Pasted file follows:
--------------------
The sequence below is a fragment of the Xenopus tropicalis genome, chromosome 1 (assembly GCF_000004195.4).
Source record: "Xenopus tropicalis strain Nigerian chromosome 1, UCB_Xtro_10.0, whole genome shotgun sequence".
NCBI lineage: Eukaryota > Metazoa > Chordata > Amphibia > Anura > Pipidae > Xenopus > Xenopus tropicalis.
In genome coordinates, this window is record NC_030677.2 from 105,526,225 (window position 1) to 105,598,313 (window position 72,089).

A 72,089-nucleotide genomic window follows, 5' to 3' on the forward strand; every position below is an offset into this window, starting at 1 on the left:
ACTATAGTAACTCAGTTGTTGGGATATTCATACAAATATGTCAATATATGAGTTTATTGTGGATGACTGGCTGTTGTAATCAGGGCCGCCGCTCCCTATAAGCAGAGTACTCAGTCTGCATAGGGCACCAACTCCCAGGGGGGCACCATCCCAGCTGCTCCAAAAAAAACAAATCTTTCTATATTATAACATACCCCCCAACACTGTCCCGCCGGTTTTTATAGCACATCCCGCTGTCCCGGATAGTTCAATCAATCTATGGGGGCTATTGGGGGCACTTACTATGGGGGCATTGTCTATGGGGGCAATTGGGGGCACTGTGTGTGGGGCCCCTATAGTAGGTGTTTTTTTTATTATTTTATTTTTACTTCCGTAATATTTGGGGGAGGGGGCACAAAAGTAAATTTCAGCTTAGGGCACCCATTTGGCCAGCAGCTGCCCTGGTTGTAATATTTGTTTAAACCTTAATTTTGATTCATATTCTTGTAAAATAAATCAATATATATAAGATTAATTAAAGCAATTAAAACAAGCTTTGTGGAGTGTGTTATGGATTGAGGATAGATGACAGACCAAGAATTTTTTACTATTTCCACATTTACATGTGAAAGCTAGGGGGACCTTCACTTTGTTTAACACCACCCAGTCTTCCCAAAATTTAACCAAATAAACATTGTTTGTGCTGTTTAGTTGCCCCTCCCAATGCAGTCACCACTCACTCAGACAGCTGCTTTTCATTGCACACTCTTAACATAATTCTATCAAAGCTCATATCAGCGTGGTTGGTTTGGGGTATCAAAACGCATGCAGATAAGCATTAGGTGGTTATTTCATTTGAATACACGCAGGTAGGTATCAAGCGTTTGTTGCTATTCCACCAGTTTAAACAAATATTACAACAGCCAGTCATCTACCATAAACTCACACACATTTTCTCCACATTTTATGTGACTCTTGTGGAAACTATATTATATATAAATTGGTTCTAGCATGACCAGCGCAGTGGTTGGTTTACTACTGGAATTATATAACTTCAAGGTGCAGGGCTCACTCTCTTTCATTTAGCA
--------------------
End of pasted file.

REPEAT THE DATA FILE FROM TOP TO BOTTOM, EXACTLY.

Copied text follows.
The sequence below is a fragment of the Xenopus tropicalis genome, chromosome 1 (assembly GCF_000004195.4).
Source record: "Xenopus tropicalis strain Nigerian chromosome 1, UCB_Xtro_10.0, whole genome shotgun sequence".
NCBI lineage: Eukaryota > Metazoa > Chordata > Amphibia > Anura > Pipidae > Xenopus > Xenopus tropicalis.
In genome coordinates, this window is record NC_030677.2 from 105,526,225 (window position 1) to 105,598,313 (window position 72,089).

A 72,089-nucleotide genomic window follows, 5' to 3' on the forward strand; every position below is an offset into this window, starting at 1 on the left:
ACTATAGTAACTCAGTTGTTGGGATATTCATACAAATATGTCAATATATGAGTTTATTGTGGATGACTGGCTGTTGTAATCAGGGCCGCCGCTCCCTATAAGCAGAGTACTCAGTCTGCATAGGGCACCAACTCCCAGGGGGGCACCATCCCAGCTGCTCCAAAAAAAACAAATCTTTCTATATTATAACATACCCCCCAACACTGTCCCGCCGGTTTTTATAGCACATCCCGCTGTCCCGGATAGTTCAATCAATCTATGGGGGCTATTGGGGGCACTTACTATGGGGGCATTGTCTATGGGGGCAATTGGGGGCACTGTGTGTGGGGCCCCTATAGTAGGTGTTTTTTTTATTATTTTATTTTTACTTCCGTAATATTTGGGGGAGGGGGCACAAAAGTAAATTTCAGCTTAGGGCACCCATTTGGCCAGCAGCTGCCCTGGTTGTAATATTTGTTTAAACCTTAATTTTGATTCATATTCTTGTAAAATAAATCAATATATATAAGATTAATTAAAGCAATTAAAACAAGCTTTGTGGAGTGTGTTATGGATTGAGGATAGATGACAGACCAAGAATTTTTTACTATTTCCACATTTACATGTGAAAGCTAGGGGGACCTTCACTTTGTTTAACACCACCCAGTCTTCCCAAAATTTAACCAAATAAACATTGTTTGTGCTGTTTAGTTGCCCCTCCCAATGCAGTCACCACTCACTCAGACAGCTGCTTTTCATTGCACACTCTTAACATAATTCTATCAAAGCTCATATCAGCGTGGTTGGTTTGGGGTATCAAAACGCATGCAGATAAGCATTAGGTGGTTATTTCATTTGAATACACGCAGGTAGGTATCAAGCGTTTGTTGCTATTCCACCAGTTTAAACAAATATTACAACAGCCAGTCATCTACCATAAACTCACACACATTTTCTCCACATTTTATGTGACTCTTGTGGAAACTATATTATATATAAATTGGTTCTAGCATGACCAGCGCAGTGGTTGGTTTACTACTGGAATTATATAACTTCAAGGTGCAGGGCTCACTCTCTTTCATTTAGCA